US v. Carl Pernell, No. 14-4298 (4th Cir. 2014)

Annotate this Case
Download PDF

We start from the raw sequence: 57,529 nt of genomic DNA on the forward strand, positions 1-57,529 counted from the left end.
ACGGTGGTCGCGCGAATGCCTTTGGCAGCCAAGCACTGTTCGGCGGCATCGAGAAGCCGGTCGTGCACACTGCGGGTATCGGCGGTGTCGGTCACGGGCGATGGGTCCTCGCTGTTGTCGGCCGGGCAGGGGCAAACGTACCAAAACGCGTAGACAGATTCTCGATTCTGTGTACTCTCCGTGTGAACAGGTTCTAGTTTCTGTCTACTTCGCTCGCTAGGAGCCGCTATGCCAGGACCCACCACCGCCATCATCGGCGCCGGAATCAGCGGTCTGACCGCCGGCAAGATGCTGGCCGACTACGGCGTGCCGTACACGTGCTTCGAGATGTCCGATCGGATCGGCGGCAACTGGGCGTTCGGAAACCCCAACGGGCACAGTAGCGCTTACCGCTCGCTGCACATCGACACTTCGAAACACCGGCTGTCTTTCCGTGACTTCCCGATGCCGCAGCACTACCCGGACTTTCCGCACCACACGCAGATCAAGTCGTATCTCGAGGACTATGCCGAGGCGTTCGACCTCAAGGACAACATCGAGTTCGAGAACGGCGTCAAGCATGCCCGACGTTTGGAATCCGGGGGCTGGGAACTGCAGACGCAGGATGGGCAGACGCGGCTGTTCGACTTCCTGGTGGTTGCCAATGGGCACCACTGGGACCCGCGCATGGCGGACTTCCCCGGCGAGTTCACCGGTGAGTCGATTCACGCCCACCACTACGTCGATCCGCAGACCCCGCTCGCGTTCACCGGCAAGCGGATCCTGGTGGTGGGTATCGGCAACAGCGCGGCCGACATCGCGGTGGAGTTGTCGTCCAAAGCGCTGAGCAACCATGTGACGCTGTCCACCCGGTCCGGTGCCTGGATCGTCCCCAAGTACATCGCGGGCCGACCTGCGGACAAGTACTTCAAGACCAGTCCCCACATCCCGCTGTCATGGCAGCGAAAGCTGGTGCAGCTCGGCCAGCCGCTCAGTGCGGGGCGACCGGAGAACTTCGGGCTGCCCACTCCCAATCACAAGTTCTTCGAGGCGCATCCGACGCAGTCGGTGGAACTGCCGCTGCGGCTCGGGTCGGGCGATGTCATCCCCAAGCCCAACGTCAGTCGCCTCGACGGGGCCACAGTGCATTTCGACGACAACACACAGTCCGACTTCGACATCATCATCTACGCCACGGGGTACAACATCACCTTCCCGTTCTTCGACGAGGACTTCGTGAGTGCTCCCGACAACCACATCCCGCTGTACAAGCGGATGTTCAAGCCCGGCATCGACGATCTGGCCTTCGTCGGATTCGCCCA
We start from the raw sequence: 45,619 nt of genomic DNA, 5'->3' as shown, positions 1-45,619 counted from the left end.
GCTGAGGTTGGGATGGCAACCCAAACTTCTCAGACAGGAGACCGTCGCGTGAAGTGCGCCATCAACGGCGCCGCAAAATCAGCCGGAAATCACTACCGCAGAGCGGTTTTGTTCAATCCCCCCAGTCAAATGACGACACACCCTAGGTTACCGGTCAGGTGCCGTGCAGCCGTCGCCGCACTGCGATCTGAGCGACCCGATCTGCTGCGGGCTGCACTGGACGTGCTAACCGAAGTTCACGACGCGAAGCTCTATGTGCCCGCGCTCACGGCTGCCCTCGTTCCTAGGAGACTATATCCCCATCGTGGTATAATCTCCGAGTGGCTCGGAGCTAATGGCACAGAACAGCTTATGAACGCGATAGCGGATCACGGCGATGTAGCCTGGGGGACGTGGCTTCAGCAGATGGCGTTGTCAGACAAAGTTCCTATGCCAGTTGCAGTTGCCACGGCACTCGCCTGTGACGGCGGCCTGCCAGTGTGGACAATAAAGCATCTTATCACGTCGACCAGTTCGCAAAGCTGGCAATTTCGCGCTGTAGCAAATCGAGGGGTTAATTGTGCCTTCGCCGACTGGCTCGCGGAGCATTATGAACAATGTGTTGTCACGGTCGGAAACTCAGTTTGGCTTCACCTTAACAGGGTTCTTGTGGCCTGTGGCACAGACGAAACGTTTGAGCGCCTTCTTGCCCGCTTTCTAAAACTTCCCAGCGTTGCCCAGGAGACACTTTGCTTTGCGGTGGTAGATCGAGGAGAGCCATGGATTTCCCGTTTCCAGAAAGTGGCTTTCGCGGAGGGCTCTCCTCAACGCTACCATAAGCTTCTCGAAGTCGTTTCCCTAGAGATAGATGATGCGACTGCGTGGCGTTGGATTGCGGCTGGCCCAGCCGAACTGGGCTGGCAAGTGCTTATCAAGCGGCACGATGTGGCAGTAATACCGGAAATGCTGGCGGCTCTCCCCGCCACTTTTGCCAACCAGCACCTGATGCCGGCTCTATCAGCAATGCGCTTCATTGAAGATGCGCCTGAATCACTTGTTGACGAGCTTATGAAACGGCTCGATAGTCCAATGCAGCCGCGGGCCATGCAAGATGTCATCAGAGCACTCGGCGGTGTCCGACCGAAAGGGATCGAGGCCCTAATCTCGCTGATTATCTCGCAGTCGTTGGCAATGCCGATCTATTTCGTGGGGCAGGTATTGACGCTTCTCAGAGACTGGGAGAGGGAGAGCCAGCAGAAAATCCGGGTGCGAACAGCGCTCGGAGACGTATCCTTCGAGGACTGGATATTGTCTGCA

UNPUBLISHED UNITED STATES COURT OF APPEALS FOR THE FOURTH CIRCUIT No. 14-4298 UNITED STATES OF AMERICA, Plaintiff - Appellee, v. CARL PERNELL, Defendant - Appellant. Appeal from the United States District Court for the Eastern District of North Carolina, at Raleigh. Louise W. Flanagan, District Judge. (5:03-cr-00282-FL-1) Submitted: November 20, 2014 Decided: November 24, 2014 Before KING and KEENAN, Circuit Judges, and HAMILTON, Senior Circuit Judge. Affirmed by unpublished per curiam opinion. Thomas P. McNamara, Federal Public Defender, Stephen C. Gordon, Assistant Federal Public Defender, Raleigh, North Carolina, for Appellant. Thomas G. Walker, United States Attorney, Jennifer P. May-Parker, Kristine L. Fritz, Assistant United States Attorneys, Raleigh, North Carolina, for Appellee. Unpublished opinions are not binding precedent in this circuit. PER CURIAM: Carl Pernell appeals the forty-eight-month upward variant sentence imposed following the revocation of his term of supervised release. district court Before this court, Pernell asserts that the procedurally erred in classifying the most significant of his four supervised release violations as a Grade A violation and maintains that remand is necessary to allow the court to conduct its variance analysis based on what he contends is the correct, lower policy statement range. For the reasons that follow, we disagree that remand is necessary and affirm the revocation judgment. “A district court has broad discretion when imposing a sentence upon revocation of supervised release.” United States v. A Webb, 738 F.3d 638, 640 (4th Cir. 2013). revocation sentence that is both within the applicable statutory maximum and not “plainly unreasonable” will be affirmed on appeal. * United States v. Crudup, 461 F.3d 433, 437-38 (4th Cir. 2006). In determining whether a revocation sentence is plainly unreasonable, we first assess the sentence for reasonableness, utilizing “the procedural and * substantive considerations” It is undisputed that Pernell’s sentence is within the applicable five-year statutory maximum. See 21 U.S.C. §§ 841(a)(1), 846 (2012); 18 U.S.C. §§ 3559(a)(1), 3583(e)(3) (2012). 2 employed in evaluating an original criminal sentence. Id. at 438. A revocation sentence is procedurally reasonable if the district court has considered both the policy statements contained in Chapter Seven of the Sentencing Guidelines and the 18 U.S.C. § 3553(a) § 3583(e) (2012). (2012) factors Id. at 439. identified in 18 U.S.C. The district court must also explain the chosen sentence, although this explanation “need not be as detailed sentence. Cir. or specific” as is required for an original United States v. Thompson, 595 F.3d 544, 547 (4th 2010). A sentence is substantively reasonable if the district court states a proper basis for concluding that the defendant should receive the sentence imposed. Crudup, 461 F.3d at 440. If, after considering the above, we decide that the sentence is reasonable, we will affirm. find the sentence to be Id. at 439. procedurally or Only if we substantively unreasonable will we evaluate whether it is “plainly” so. Assuming, without deciding, that the district Id. court erred in determining that the most serious of the four alleged violations qualified as a Grade A violation, we readily conclude that the error is harmless. See United States v. Savillon- Matute, 636 F.3d 119, 123-24 (4th Cir. 2011) (explaining the harmless error analysis employed 3 when evaluating claims of procedural sentencing error). It is abundantly clear from the record that the court would impose the same sentence regardless of whether the violation was a Grade A or a Grade B violation; indeed, the district court said as much at the close of the revocation hearing. Pernell avers that the error is not harmless because the district insufficient variance. court’s to explanation justify what We cannot agree. for amounts the to a variance more is extensive The district court offered a robust and persuasive explanation for the sentence it selected, which was rooted district in the relevant court was concerned § 3553(a) by the factors. fact that, First, the despite the court’s prior lenient treatment, Pernell still did not abide by the terms of his supervised release in that he frequently used and sold drugs. imposition of substantively See Crudup, 461 F.3d at 440 (holding that statutory maximum term of reasonable, given that the imprisonment district was court expressly relied on defendant’s “admitted pattern of violating numerous several conditions extensions of of his supervised leniency by the release[,]” district despite court). In addition to Pernell’s repeated and unabated drug use, the court also predicated its sentencing decision on Pernell’s five-year period of abscondence from supervision. 4 These facts demonstrate the severity of Pernell’s breach of the court’s trust, see Webb, 738 F.3d at 641 (citing to Chapter Seven of the Sentencing Guidelines, which instructs that a supervised release revocation sentence “should sanction primarily the defendant’s breach of trust” (internal quotation marks omitted)), and we conclude that this explanation is more than sufficient to justify the variant sentence — regardless of the starting point for the variance. See United States v. Brown, 495 F. App’x 300, 304 (4th Cir. 2012) (unpublished after argument) (affirming revocation judgment against assignment of error in classifying violation conduct because, on the relevant record, this court was “hard pressed to discern an abuse of discretion” statutory in the maximum district sentence), court’s cert. decision denied, to 133 impose S. Ct. (2013). with 1302 Accordingly, we affirm the revocation judgment. dispense the contentions are oral argument adequately because presented in the the facts We and legal materials before this court and argument would not aid the decisional process. AFFIRMED 5